The US Senate is set to vote this week on an ambitious Democratic bill expanding voting rights, following months of bickering.
The bill is doomed from the start. Most bills require 60 votes to go to final passage in the Senate; this one only has 50 — all Democrats opposed by all 50 Republicans.
There will be plenty of venomous vitriol and finger-pointing during the debate. It will provide Democrats with new ammunition to rail against their two most conservative senators, West Virginia’s Joe Manchin III and Arizona’s Kyrsten Sinema, who have refused to amend the rules even for the sake of voting rights.
But rage will not address the problem: our voting system is in jeopardy.
As a result, Congress should take a less ambitious, more bipartisan approach.
At least three bills that aren’t expected to clear the Senate this week have bipartisan support in theory. They’re still worth attempting.
The first and most pressing concern is safeguarding against «election subversion,» or attempts to modify the outcome of a vote after it has been cast.
That should start with correcting the Electoral Count Act of 1877, which then-President Trump tried to use to invalidate Joe Biden’s election due to its ambiguity.
Trump was foiled by then-Vice President Mike Pence, who refused to accept Trump’s demand that part of Biden’s electoral votes be thrown out. However, an election’s outcome should not be decided by a single person. The law should make it clear that the vice president does not have the authority to reject electoral votes.
Trump also attempted to encourage Republican state legislators in Pennsylvania, Michigan, and other states won by Biden to ignore their constituents and appoint Republican electors. Legislators, like Pence, refused. However, the law needs to be clarified on this point as well: state legislators can write election laws, but they cannot change the outcome after the election has taken place.
Edward B. Foley, an election law professor at Ohio State University, told me, «Reforming the Electoral Count Act is the correct place to start.» «Election tampering is a question of democracy’s very existence.»
Senators from both parties are already debating whether or not the statute should be changed. Senators Angus King, an independent from Maine, and Susan Collins, a Republican from Maine, are attempting to build bipartisan support. Manchin, Sinema, and Utah Republican Sen. Mitt Romney have all indicated interest, according to reports. Intriguingly, Kentucky Republican Senate Leader Mitch McConnell recently stated that he, too, would explore amending the law. Some Democrats are sceptical that he means it, but it’s worth finding out.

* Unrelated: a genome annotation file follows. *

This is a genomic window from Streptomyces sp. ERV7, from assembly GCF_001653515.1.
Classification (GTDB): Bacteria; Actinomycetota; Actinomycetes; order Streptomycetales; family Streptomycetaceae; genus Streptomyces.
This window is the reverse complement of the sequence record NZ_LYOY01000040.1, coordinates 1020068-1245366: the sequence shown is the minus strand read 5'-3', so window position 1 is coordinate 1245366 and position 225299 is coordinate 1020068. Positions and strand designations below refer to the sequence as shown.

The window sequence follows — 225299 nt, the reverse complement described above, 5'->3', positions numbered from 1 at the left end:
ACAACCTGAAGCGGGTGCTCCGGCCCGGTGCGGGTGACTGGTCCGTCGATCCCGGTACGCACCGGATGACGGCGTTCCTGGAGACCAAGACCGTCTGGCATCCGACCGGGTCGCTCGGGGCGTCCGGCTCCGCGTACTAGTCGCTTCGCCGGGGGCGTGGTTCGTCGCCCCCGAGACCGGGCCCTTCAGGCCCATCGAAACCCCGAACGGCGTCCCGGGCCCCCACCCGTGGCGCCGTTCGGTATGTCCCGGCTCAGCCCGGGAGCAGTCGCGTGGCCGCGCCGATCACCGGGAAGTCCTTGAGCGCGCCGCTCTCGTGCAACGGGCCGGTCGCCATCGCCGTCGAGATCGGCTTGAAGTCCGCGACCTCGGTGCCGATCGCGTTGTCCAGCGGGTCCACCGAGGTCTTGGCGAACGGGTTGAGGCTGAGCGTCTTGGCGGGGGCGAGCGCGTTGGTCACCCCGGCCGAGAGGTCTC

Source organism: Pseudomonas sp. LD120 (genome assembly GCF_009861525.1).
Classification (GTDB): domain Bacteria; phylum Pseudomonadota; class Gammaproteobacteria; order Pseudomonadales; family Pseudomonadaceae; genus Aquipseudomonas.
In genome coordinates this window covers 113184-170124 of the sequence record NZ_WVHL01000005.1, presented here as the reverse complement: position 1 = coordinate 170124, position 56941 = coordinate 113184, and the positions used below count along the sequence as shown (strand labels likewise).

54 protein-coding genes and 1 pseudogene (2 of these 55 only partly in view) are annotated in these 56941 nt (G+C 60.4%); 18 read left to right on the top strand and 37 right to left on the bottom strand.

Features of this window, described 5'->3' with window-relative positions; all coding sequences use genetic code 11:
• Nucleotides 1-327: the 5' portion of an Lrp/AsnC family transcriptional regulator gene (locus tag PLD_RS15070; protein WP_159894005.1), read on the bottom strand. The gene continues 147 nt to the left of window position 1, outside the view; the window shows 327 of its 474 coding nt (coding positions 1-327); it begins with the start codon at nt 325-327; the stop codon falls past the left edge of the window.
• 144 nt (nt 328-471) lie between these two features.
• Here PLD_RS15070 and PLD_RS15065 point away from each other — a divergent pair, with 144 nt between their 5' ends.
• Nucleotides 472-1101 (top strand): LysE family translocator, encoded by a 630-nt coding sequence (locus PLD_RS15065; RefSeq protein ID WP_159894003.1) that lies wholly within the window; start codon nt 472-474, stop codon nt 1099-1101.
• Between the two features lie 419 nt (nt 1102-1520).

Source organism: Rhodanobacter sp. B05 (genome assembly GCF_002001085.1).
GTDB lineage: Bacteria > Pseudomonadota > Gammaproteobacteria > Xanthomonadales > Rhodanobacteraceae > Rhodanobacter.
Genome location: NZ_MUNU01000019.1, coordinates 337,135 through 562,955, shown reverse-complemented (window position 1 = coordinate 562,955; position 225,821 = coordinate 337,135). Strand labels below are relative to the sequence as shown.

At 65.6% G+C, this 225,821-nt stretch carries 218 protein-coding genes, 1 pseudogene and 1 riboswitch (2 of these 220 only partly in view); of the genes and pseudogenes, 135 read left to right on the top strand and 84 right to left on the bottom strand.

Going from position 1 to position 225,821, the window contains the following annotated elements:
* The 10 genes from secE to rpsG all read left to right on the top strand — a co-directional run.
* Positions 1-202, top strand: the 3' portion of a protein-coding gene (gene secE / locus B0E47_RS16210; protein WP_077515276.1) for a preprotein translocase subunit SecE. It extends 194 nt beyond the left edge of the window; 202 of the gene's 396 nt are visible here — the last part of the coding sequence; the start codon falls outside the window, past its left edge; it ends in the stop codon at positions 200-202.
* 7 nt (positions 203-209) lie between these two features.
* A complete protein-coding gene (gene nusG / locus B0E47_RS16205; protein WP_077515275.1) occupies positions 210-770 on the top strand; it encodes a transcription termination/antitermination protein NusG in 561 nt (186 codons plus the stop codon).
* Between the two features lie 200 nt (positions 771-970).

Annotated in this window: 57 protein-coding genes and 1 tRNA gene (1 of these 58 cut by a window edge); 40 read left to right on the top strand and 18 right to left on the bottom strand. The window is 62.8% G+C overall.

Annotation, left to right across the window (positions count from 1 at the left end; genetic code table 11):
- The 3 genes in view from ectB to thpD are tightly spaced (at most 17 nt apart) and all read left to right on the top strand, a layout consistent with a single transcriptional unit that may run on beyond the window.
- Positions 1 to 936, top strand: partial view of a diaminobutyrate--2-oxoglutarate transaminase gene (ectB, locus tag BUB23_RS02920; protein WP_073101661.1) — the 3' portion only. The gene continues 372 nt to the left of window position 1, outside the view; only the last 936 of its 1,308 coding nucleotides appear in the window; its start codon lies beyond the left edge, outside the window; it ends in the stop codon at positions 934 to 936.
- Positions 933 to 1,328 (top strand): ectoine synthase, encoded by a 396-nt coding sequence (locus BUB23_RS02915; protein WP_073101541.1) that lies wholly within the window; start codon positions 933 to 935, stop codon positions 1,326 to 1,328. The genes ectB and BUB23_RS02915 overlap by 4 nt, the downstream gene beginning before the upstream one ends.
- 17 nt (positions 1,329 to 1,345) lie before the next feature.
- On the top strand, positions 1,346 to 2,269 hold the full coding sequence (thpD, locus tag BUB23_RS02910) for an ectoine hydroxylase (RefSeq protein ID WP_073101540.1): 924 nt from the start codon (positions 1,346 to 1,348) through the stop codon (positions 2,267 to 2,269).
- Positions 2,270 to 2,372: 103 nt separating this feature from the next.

Protecting state and local election officials from threats and intimidation is a second concern that falls under the topic of election subversion.
Election officials across the country have reported receiving a barrage of threats, many of which are directed at their families. (A list of over 800 such occurrences has been compiled by the Reuters news agency.) Many of the comments appear to be from Trump supporters who are upset that state officials have declined to validate his false election fraud allegations.
Threats against election officials are not explicitly covered by federal law, which makes it illegal to intimidate voters.
Congress has the power to change this, beginning with tougher criminal penalties and greater financing. That issue isn’t partisan in the least.
Third, reconsider restoring the 1965 Voting Rights Act in its entirety.
Before modifying voting regulations, jurisdictions having a history of racial or ethnic discrimination had to apply to the Justice Department for approval, which passed with bipartisan support. In 2013, the Supreme Court effectively struck down that section of the legislation, although Congress has the option of passing an updated version.
As recently as 2006, eleven of the Senate’s 50 Republicans voted to reauthorize the bill. Only one senator, Alaska’s Lisa Murkowski, publicly supported the Democratic renewal effort this year, but she was the only one who did so. If a new version is based on bipartisan negotiations, it may be able to get enough GOP senators to succeed.
That could be President Biden’s tactic as well; when he met with Democratic senators last week, he mostly discussed the voting rights bill.
«Like every single important civil rights bill that has come up,» Biden told reporters, «if we miss the first time, we come back and try it again.» «We squandered this opportunity.»
Other possibly bipartisan solutions include a federal requirement that states and counties use paper ballots to protect against fraud; criminal penalties for tampering with election results; and federal standards for election audits to avoid the chaos that occurred in Arizona last year.
However, in every situation, the starting point must be bipartisan.
«It’s time to start from the beginning,» Foley remarked. «The process must be truly reciprocal and bilateral.» Starting with one party’s wish list isn’t a good idea. That was the fault in the strategy that ultimately failed.»
Furthermore, time is of importance.
«Reform isn’t going to happen until after the midterm elections,» Foley said. «It has to happen behind the veil of ignorance because we have no idea who will be running Congress in 2023 or 2025.» As a result, neither side knows who will profit from reforms; they’ll have to rely on sound judgment as well as self-interest to make decisions.
It will be tempting for all parties to spend the coming week squabbling over who is to blame. However, our elections must be safeguarded. It’s preferable to walk away from the shambles and get back to work.